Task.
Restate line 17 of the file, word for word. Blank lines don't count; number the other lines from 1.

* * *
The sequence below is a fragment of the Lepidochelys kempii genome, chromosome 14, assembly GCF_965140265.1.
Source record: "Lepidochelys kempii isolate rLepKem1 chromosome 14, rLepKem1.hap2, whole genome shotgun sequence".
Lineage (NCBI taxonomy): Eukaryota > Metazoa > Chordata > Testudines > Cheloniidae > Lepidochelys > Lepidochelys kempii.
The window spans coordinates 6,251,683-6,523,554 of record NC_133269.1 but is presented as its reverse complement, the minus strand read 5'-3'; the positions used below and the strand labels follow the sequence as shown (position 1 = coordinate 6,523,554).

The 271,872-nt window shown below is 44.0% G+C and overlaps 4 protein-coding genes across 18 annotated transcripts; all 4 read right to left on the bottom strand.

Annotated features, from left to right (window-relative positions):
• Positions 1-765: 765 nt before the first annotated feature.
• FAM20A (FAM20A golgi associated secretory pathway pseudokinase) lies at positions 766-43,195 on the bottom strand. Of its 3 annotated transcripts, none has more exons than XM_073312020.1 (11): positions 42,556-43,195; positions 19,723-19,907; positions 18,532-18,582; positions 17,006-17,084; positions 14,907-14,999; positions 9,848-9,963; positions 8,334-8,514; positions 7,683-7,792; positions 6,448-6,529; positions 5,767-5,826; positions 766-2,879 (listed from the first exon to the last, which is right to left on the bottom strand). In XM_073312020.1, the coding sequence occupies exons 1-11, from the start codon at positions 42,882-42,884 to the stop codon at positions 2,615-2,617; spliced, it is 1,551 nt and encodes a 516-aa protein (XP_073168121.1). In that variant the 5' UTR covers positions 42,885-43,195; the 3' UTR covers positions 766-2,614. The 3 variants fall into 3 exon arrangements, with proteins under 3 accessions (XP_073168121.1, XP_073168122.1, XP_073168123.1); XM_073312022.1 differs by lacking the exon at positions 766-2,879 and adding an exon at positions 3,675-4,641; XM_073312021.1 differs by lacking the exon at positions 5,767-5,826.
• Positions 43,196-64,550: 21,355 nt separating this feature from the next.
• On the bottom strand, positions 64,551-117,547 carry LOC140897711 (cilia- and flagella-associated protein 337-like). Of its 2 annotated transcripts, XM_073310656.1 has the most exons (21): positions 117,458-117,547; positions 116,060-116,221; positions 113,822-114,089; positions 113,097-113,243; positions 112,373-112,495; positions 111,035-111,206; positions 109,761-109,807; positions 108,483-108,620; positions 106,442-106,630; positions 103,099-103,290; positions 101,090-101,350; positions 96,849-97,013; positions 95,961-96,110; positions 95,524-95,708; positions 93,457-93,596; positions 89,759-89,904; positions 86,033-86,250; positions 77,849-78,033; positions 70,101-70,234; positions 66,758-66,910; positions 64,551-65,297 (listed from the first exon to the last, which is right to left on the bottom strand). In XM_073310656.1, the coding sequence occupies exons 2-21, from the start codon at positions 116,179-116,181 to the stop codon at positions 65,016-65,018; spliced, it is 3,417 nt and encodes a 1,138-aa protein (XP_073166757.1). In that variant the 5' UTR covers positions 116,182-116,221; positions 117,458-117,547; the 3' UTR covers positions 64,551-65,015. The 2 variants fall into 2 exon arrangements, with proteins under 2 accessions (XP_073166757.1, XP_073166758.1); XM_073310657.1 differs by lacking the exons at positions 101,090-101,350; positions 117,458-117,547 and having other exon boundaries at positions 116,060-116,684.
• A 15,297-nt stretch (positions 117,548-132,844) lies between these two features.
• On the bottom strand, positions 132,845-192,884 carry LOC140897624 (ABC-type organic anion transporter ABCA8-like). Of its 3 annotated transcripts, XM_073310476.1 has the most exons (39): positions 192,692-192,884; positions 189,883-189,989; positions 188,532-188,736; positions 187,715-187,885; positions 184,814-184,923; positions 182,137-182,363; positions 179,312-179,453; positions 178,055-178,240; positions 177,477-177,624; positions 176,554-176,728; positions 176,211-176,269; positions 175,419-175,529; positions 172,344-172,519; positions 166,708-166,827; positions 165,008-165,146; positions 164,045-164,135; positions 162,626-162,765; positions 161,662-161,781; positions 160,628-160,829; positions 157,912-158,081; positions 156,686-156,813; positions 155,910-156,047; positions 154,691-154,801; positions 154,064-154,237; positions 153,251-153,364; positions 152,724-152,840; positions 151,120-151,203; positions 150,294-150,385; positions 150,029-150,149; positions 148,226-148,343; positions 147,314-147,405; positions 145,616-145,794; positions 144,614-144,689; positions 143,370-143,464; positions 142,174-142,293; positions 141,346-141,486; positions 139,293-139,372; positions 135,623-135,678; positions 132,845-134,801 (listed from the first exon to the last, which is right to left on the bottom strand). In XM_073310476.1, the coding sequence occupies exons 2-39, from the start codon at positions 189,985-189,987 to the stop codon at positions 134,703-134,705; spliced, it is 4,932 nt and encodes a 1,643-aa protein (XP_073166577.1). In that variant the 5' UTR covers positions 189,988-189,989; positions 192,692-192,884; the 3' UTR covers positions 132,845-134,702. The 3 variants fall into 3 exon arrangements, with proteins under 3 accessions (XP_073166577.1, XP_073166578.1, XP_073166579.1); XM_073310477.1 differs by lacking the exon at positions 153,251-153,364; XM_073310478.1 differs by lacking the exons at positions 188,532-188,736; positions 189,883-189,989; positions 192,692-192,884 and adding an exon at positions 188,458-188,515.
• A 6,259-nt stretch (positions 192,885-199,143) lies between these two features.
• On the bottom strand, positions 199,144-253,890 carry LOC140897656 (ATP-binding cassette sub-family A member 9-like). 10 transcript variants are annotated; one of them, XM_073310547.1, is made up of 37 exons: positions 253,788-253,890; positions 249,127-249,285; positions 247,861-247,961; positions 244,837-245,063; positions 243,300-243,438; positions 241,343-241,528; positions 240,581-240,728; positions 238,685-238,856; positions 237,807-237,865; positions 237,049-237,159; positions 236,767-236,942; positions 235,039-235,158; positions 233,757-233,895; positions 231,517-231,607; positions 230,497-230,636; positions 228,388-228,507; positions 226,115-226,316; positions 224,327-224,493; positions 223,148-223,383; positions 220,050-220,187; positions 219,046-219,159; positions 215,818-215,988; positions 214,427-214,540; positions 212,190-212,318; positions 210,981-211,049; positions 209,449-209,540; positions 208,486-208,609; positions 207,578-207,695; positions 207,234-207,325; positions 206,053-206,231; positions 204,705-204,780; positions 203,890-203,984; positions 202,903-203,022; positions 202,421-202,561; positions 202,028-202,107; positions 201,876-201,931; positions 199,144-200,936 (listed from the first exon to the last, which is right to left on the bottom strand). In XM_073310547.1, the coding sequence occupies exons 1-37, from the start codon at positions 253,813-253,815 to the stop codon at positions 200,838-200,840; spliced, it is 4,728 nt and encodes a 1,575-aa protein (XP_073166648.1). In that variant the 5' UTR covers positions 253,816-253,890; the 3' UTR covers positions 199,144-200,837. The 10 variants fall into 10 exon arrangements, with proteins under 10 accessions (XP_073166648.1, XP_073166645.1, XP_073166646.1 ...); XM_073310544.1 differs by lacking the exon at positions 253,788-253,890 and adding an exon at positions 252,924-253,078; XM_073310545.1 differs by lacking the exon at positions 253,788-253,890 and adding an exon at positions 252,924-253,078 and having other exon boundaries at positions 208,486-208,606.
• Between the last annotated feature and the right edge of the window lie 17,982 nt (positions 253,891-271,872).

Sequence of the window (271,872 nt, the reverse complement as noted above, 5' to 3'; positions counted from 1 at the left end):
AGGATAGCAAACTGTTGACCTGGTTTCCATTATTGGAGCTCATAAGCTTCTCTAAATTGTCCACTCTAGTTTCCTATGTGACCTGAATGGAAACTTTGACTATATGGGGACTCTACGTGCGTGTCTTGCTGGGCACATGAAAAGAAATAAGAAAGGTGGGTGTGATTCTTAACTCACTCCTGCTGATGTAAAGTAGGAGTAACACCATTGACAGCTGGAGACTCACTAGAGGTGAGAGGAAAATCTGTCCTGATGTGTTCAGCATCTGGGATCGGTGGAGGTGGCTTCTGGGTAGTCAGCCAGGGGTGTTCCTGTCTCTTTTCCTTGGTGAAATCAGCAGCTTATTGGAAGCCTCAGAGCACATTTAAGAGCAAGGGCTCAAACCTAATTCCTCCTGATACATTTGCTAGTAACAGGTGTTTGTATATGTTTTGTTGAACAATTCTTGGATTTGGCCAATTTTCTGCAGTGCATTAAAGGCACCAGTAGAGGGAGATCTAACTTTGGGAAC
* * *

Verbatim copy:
AGGATAGCAAACTGTTGACCTGGTTTCCATTATTGGAGCTCATAAGCTTCTCTAAATTGTCCACTCTAGTTTCCTATGTGACCTGAATGGAAACTTTGACTATATGGGGACTCTACGTGCGTGTCTTGCTGGGCACATGAAAAGAAATAAGAAAGGTGGGTGTGATTCTTAACTCACTCCTGCTGATGTAAAGTAGGAGTAACACCATTGACAGCTGGAGACTCACTAGAGGTGAGAGGAAAATCTGTCCTGATGTGTTCAGCATCTGGGATCGGTGGAGGTGGCTTCTGGGTAGTCAGCCAGGGGTGTTCCTGTCTCTTTTCCTTGGTGAAATCAGCAGCTTATTGGAAGCCTCAGAGCACATTTAAGAGCAAGGGCTCAAACCTAATTCCTCCTGATACATTTGCTAGTAACAGGTGTTTGTATATGTTTTGTTGAACAATTCTTGGATTTGGCCAATTTTCTGCAGTGCATTAAAGGCACCAGTAGAGGGAGATCTAACTTTGGGAAC